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Hi all. Just wondering if any of you are planning on trying the Webster Technique with a chiropractor or if any of ya'll have had this done before. If you had it previously done or know someone who had it, was it successful? How long after you had it preformed did the baby turn? Any negative experiences? Would you recommend it? My baby has been breeched all along as far as I know, other than a few times she was "transverse". She is also a big baby according to them (they claim to see fat rolls and actually thought she may have had skin edema but ruled it out as just being a chunky monkey), so I am concerned that waiting until 37 weeks to have the OB do an external version may be too late and she'll be too big to budge out of the breech position. Hence why I am considering alternative methods now.
I had the webster done on me because mine was transverse. I know the baby still has quite a bit of space in there because I still feel the summersaults, but a week or so after seeing the chiro baby turned head down. I definitely think it's worth a shot, along with exercises from spinning babies. I'm also taking pulsitilla (homeopathic). So I'm not sure which of those things helped, but baby did move into a head down position. I'd try everything under the sun before agreeing to a version
My Dr won't do version unti 39 weeks with only 50% success rate. We are not going to risk version and will opt to have c section if he does not turn on own. Mine is breech and not budging. Trying exercises on spinning babies but not seeing Chiro.
My doctor last time wouldn't do a version until after 38 weeks. That way if labor or emergency c-section is needed, the baby is considered full-term. But, as I've said a few times, they can still flip right up to delivery. Mine flipped within 12 hours last time, and honestly, I didn't feel that she had flipped. She was just active, like normal.
I am a total lurker (in the DDC behind yours, so I like to keep up with how close we are )...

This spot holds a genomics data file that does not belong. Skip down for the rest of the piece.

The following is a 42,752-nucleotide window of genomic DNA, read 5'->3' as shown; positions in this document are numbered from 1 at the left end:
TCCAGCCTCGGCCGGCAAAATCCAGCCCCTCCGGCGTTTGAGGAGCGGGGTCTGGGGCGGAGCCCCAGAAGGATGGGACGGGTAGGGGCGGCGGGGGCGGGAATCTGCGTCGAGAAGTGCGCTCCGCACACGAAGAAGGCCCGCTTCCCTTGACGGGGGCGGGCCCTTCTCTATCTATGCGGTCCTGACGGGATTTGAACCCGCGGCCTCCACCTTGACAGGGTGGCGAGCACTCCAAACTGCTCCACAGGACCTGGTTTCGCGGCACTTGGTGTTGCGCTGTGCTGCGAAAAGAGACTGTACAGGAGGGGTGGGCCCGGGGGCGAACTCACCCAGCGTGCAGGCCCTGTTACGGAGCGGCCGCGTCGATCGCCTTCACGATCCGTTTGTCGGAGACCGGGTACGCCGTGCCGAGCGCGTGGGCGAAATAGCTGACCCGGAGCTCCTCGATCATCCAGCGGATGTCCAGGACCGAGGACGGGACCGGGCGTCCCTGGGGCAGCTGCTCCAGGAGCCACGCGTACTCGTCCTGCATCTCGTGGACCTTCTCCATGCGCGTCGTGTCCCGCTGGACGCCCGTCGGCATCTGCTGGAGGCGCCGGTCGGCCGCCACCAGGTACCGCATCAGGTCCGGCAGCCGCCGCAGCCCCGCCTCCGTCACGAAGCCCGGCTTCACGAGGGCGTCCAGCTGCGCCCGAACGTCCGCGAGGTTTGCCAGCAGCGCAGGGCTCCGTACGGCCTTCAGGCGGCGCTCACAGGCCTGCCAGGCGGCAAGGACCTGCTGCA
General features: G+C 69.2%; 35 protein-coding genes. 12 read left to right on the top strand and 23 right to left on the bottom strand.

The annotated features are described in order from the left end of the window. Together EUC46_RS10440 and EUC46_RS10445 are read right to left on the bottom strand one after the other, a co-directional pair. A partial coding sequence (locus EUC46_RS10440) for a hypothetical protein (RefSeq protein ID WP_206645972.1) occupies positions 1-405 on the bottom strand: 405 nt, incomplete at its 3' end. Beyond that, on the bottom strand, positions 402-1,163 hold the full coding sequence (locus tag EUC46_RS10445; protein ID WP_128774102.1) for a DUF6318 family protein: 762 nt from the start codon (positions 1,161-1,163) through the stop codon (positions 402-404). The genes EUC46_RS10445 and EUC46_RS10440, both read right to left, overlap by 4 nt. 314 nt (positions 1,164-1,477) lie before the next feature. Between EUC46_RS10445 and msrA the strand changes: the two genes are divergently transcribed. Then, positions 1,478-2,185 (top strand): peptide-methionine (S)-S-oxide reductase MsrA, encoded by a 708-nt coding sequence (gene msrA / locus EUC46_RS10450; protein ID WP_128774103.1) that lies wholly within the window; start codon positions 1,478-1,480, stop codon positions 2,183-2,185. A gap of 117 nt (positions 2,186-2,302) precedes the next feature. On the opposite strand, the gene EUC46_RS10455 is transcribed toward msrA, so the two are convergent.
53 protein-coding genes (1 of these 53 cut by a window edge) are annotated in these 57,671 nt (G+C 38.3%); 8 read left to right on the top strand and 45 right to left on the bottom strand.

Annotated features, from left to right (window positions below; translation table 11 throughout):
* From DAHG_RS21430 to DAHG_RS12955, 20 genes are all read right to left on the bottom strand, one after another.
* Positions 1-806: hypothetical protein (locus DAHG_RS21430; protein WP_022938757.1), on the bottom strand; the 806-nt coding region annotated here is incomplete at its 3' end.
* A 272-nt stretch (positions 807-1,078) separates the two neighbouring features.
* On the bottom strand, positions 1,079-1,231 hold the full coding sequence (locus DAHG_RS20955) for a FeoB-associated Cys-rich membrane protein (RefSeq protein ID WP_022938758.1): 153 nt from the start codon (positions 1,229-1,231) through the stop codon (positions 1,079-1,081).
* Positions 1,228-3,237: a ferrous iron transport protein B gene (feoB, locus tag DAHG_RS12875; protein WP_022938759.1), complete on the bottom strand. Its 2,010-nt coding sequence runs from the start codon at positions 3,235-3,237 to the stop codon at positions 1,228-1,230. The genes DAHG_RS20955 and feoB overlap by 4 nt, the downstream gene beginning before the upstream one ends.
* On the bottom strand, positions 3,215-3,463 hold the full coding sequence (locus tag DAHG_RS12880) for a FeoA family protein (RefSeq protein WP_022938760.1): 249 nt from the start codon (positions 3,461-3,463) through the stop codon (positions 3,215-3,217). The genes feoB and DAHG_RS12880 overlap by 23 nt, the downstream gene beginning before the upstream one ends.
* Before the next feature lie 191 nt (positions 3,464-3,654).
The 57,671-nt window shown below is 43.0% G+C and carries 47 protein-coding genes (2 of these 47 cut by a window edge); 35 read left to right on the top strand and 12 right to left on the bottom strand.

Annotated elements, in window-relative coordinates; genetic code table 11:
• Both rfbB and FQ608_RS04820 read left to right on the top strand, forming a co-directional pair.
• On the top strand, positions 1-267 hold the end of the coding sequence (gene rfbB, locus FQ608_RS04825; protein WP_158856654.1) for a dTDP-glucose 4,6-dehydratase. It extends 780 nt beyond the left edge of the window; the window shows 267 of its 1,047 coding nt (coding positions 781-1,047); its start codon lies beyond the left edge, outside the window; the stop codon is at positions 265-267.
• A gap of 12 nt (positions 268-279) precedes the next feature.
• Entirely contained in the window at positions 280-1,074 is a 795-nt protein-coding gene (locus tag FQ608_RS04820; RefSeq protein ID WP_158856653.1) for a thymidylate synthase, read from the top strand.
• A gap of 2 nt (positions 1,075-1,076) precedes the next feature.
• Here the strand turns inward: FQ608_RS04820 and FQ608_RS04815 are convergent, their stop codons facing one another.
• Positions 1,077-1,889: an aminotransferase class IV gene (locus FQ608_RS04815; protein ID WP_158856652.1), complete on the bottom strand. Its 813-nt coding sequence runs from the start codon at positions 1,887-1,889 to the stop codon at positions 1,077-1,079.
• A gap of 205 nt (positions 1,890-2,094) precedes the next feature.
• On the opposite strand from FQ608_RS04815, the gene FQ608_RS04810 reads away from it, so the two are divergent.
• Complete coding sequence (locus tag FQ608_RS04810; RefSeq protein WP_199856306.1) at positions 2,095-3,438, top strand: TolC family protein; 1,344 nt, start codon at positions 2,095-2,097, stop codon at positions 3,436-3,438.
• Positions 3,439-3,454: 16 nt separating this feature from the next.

But I have experience with the Webster technique and I have nothing but good things to say about it. My second child was head-down from 28 weeks to 36 weeks. Sometime between 36 weeks and 37 weeks, he flipped into a "transverse breech" position (I don't think that is a technical term, but it's what the tech called it). He had his bum sitting on my hip and his head in my ribs. He was estimated at 8lbs, 9oz at that sonogram (exactly 37 weeks). I panicked, given I had a doula and was planning a NCB and here he went breech. I got on spinning babies and wrote down some things to try (I did the ironing board trick, which was very uncomfortable) and also sat with a heating pack down low and ice up high. I tried to tailor sit a lot too (just Indian style on the floor). I also had two sessions of the Websters technique with a local chiro. One was that same day as the sono that showed him breech and the other the following day.
I DO know that if baby has dropped into the pelvis, it's a lot more unlikely for any of the methods to work. I also know that this is one case where having a lot of fluid can help matters greatly (I was at the high end of normal). So there are variables to consider. BUT, my water broke at 37+2 and baby was head down and engaged when I arrived at the hospital. It's probable that he turned and broke my water at the same time that evening. But I actually never felt him turn the first time either, so I can't be sure when he turned back transverse. He weighed 8lbs, 4oz at birth, so was every bit as big as we expected. (to think I couldn't even feel that big of a baby turning...TWICE! Lol)
I found the Websters technique to be painless and actually even a little bit relaxing. Usually chiros are covered by insurance as well, so it should just be a co-pay. I was also planning on acupuncture later in the week, if he hadn't turned yet. But never got that far.
As far as turning late, obviously it happens. I was not a candidate for an external version because of a blood clotting condition (they also will not do one for anyone with an anterior placenta). But there are also some tricks you can try to do to keep a head-down baby head down if they do end up turning. I think it's smart to think about it ahead of time, especially if you have insurance coverage. It wouldn't hurt to stop into the chiro once or twice, even several weeks before your due date. If this baby is not head down around 35 weeks, I do plan to visit the chiro as a precautionary measure. I won't be a candidate for a version again (still the blood clotting, but also another anterior placenta) and it just seems smart to try to head of problems with another late-flipping breech. I would certainly look into it